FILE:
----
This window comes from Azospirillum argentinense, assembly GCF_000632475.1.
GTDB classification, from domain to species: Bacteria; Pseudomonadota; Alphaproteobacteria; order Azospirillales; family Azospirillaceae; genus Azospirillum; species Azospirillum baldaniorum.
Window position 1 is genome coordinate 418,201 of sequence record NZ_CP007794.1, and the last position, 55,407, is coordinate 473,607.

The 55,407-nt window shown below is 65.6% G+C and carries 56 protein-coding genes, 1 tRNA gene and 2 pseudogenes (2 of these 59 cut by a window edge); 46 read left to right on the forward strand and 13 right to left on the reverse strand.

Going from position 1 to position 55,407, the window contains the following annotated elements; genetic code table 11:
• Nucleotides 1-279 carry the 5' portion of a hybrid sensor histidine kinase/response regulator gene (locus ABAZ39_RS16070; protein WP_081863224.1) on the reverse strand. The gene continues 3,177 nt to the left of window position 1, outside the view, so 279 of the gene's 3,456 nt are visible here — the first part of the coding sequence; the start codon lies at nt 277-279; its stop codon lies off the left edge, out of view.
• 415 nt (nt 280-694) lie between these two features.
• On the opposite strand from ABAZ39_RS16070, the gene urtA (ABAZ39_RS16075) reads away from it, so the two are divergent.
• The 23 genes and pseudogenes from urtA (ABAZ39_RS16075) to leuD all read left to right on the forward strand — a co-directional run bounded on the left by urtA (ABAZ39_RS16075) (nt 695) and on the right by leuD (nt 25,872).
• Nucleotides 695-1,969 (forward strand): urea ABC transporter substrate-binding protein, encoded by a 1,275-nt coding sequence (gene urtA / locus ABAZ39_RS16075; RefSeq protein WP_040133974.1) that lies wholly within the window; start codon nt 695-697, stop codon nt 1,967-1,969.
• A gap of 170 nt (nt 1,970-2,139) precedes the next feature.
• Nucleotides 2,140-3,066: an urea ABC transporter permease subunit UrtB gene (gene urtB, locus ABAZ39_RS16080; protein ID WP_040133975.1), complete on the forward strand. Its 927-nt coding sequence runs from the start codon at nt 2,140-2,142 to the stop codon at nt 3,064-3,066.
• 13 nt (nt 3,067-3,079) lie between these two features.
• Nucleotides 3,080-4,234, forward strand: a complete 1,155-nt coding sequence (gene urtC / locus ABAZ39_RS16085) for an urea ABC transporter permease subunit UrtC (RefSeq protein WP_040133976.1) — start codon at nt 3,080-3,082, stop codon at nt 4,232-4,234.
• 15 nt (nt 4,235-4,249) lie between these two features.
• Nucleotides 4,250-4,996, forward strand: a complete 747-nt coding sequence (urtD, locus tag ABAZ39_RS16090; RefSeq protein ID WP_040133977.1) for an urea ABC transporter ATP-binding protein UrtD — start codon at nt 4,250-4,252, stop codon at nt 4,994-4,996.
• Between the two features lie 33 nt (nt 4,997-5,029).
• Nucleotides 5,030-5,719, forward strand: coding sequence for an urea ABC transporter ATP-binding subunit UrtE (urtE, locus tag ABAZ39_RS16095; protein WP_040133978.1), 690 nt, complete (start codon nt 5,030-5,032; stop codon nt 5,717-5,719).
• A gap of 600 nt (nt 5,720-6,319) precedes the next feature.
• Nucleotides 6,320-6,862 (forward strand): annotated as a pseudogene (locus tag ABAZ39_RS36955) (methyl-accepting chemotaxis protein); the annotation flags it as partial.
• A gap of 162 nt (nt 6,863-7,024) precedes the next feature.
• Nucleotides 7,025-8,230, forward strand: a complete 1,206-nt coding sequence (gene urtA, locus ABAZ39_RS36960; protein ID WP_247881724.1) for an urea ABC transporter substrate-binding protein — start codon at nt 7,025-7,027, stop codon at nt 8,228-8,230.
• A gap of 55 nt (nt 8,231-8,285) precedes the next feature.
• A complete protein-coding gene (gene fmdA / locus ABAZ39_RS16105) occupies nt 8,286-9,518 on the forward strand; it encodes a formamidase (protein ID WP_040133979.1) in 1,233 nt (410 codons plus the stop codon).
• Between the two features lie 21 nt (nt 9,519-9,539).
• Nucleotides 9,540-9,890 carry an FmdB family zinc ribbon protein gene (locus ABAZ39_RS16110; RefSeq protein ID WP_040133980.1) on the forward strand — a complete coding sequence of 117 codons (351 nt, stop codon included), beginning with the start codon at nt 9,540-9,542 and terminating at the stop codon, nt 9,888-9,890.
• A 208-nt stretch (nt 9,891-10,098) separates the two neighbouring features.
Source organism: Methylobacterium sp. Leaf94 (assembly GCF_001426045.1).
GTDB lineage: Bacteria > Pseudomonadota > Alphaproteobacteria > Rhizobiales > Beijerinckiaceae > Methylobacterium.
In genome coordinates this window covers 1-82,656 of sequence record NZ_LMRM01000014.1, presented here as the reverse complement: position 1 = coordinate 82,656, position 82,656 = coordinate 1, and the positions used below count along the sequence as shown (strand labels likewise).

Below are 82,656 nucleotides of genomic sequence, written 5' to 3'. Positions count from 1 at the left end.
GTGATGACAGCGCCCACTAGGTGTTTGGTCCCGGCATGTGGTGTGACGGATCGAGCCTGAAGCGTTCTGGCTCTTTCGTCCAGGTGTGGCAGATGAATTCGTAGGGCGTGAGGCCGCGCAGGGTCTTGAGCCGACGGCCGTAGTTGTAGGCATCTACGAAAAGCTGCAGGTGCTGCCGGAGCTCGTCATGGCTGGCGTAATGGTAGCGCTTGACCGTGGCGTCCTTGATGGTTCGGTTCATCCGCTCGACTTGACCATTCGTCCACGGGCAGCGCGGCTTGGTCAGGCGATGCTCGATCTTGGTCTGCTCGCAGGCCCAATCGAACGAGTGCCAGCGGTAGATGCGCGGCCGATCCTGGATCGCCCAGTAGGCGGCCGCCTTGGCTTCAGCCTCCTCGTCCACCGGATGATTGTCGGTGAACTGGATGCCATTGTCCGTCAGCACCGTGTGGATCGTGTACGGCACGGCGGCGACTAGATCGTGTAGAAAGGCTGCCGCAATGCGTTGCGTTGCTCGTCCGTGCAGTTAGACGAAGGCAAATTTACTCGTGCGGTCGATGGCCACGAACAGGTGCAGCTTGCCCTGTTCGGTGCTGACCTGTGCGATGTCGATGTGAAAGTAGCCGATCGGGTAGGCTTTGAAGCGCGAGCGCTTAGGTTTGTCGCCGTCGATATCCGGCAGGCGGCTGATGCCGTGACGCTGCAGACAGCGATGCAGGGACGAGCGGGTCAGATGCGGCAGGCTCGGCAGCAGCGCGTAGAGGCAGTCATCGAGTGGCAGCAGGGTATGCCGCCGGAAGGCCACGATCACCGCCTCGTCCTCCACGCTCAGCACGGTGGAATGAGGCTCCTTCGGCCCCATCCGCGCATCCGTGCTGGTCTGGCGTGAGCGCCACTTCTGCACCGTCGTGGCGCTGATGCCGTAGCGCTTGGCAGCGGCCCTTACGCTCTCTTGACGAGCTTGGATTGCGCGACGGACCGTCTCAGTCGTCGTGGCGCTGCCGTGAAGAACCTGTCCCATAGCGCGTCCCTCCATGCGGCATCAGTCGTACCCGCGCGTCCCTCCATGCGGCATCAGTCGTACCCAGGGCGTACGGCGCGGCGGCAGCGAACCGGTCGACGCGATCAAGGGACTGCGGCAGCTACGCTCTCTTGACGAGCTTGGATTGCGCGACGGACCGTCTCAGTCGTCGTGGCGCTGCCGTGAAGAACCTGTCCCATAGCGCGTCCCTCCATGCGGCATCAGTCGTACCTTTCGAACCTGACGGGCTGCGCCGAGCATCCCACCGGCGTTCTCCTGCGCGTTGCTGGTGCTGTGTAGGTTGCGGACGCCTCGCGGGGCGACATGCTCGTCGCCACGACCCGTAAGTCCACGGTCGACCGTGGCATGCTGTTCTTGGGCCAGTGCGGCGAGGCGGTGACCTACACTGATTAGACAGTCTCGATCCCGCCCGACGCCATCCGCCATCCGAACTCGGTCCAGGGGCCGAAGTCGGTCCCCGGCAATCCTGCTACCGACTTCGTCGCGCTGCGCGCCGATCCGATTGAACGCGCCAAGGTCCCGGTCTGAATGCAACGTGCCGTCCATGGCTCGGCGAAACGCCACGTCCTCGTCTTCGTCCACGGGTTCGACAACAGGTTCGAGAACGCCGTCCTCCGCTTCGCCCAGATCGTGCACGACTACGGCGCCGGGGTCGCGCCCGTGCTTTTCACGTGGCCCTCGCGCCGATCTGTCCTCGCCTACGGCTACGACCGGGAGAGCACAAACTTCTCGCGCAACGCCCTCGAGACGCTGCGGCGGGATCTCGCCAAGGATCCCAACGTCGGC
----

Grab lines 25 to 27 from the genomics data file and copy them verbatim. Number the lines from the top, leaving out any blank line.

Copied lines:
• Between the two features lie 21 nt (nt 9,519-9,539).
• Nucleotides 9,540-9,890 carry an FmdB family zinc ribbon protein gene (locus ABAZ39_RS16110; RefSeq protein ID WP_040133980.1) on the forward strand — a complete coding sequence of 117 codons (351 nt, stop codon included), beginning with the start codon at nt 9,540-9,542 and terminating at the stop codon, nt 9,888-9,890.
• A 208-nt stretch (nt 9,891-10,098) separates the two neighbouring features.